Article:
Have you discovered that your expectations do not match the realities of your existence? We sometimes have the mistaken idea that God is going to make life easier after salvation. In some ways, this certainly is true: As believers, we have the Holy Spirit, who transforms us into Christ’s likeness, enabling us to handle struggles with peace, contentment, and even joy. But being a Christian does not spare us from troubles and hardships. (I have told you these things so you may have peace in Me. In the world you will have much trouble. But take hope! I have power over the world!” John 16:33.)

As Paul explains, our present sufferings cannot be compared to the glories we will one day know. So for now, we “groan within ourselves” (We also cry inside ourselves, even we who have received the Holy Spirit. The Holy Spirit is the first of God’s gifts to us. We are waiting to become His complete sons when our bodies are made free. Rom. 8:23) while awaiting Christ’s coming kingdom and the redemption of our bodies. When Jesus died on the cross, He paid the price, redeemed us, and brought us into His kingdom. However, we are still in a fallen state—that’s why we continue to struggle with sin. Our full redemption will become reality upon Christ’s return, when our bodies will be resurrected into their glorified state.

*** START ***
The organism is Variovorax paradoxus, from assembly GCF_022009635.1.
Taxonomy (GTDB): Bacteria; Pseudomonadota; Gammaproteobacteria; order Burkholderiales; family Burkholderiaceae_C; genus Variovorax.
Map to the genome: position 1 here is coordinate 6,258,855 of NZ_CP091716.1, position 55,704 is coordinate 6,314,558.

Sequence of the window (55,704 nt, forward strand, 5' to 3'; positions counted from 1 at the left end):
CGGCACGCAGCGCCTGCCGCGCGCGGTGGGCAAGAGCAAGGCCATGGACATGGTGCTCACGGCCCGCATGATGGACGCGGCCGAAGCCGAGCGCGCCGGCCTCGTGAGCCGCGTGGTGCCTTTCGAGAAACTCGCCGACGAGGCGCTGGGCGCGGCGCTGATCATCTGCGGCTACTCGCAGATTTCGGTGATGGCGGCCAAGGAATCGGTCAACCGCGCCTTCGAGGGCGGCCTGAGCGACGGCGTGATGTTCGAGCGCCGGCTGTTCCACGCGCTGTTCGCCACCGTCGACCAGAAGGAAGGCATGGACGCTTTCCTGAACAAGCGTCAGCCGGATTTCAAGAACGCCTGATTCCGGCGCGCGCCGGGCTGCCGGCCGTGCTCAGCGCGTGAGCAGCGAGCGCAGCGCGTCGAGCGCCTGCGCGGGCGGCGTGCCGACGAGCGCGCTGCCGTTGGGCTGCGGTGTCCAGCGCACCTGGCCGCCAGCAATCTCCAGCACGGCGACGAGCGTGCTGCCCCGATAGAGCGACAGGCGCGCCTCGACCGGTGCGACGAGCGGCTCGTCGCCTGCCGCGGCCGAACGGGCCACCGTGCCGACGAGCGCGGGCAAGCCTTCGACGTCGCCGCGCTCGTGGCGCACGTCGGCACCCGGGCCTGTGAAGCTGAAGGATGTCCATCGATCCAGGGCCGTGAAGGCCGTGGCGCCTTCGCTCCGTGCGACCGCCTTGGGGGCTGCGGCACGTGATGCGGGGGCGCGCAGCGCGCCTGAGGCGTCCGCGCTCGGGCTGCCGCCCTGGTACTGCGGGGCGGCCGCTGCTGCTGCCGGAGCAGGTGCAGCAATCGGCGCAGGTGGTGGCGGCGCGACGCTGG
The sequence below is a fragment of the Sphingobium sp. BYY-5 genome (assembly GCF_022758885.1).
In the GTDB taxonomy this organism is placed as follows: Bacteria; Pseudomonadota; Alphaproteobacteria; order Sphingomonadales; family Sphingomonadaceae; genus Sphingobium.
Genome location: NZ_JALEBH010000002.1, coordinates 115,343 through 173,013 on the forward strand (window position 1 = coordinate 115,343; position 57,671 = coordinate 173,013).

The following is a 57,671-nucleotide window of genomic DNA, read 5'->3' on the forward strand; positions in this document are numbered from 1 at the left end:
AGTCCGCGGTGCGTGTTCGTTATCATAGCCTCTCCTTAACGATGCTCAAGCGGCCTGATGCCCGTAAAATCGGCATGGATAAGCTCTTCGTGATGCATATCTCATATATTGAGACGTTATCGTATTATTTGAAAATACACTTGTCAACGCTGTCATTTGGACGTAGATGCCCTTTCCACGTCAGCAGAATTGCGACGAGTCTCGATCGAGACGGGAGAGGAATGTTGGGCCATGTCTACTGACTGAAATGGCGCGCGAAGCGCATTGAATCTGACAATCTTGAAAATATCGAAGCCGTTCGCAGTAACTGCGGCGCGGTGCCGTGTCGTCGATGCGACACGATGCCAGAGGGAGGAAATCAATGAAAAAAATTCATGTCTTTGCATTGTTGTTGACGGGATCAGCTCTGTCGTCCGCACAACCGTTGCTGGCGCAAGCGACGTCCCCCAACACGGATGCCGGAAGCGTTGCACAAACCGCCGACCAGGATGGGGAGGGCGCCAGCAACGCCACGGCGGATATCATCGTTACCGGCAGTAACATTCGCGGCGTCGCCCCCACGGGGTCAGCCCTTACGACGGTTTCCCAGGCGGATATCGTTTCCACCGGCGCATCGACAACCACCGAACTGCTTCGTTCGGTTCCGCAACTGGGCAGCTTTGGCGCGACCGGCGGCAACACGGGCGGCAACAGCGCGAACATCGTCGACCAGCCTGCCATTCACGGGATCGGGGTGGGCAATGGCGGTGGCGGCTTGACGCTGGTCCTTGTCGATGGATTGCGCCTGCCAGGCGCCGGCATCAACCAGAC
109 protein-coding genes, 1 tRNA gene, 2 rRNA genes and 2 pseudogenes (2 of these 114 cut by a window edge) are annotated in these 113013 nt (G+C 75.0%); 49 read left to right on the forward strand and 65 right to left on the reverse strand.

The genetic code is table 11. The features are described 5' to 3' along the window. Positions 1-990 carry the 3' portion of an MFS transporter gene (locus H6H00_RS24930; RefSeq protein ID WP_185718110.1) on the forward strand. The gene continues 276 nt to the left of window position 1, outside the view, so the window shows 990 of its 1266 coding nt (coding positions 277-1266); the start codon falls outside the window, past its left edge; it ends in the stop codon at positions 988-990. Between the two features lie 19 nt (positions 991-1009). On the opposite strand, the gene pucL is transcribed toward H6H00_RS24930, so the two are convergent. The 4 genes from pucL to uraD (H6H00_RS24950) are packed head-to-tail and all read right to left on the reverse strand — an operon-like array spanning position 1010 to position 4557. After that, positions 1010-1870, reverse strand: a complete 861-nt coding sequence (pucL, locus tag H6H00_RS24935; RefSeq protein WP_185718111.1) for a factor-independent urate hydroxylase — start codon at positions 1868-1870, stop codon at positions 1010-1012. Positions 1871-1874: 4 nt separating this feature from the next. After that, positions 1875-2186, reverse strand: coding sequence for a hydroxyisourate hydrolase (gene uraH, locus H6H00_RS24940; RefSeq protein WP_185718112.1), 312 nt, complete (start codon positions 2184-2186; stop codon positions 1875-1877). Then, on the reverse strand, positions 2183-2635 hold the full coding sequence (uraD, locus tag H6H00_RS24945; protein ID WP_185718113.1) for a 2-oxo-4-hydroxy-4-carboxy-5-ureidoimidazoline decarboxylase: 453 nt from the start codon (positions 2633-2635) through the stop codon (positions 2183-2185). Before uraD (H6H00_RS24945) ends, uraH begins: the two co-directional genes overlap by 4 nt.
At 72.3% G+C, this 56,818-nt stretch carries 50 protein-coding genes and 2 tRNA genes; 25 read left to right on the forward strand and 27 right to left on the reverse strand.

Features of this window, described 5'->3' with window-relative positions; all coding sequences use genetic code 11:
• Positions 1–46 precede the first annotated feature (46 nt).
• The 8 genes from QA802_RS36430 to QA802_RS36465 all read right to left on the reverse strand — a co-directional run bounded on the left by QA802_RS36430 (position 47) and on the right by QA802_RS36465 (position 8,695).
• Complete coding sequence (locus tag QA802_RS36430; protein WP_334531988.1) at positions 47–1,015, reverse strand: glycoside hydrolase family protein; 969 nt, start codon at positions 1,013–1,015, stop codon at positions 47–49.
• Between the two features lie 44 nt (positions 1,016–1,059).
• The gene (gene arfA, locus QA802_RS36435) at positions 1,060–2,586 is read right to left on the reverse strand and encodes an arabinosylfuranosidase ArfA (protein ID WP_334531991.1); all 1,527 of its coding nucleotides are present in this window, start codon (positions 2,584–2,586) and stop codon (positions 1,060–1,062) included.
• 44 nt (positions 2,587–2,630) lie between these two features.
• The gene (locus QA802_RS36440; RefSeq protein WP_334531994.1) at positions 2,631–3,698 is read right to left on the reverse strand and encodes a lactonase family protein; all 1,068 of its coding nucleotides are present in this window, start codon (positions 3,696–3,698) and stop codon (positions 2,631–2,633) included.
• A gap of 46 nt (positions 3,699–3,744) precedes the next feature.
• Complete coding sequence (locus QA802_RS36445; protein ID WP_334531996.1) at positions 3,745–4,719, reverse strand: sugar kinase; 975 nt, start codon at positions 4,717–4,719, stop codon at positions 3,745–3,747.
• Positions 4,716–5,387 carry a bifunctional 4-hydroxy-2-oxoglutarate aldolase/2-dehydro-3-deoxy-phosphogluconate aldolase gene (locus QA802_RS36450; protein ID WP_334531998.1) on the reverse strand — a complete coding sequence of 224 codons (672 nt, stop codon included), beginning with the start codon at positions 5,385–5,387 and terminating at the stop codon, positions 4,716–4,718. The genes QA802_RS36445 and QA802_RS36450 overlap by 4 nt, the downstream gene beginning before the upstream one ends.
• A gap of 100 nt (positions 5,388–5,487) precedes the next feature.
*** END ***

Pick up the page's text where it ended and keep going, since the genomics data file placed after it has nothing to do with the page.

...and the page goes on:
Do you groan within yourself for that day, knowing that the world is not your home—or have you allowed your affections and interests to be dominated by this earthly life?

A New Covenant

Now the main point of what we are saying is this: We do have such a high priest, who sat down at the right hand of the throne of the Majesty in heaven, and who serves in the sanctuary, the true tabernacle set up by the Lord, not by a mere human being.

Hebrews 8:1-2

This section is one that is often a surprise to people not familiar with the relationship between Old and New Testaments.  As we go through this chapter, we will be challenged to see things the way God views them, and to be quite candid, things aren’t always what they at first appear to be.  These first two verses give us a bit of that; notice that there is a difference between the tabernacle that Jesus is serving in as high priest, and the earthly one.  For starters, Jesus isn’t in Jerusalem, nor is He serving in a place made by human hands, but by God Himself. Finally, notice that the tabernacle He is in is “true”. If Jesus is in the true sanctuary, what does that say about the one in the Old Testament?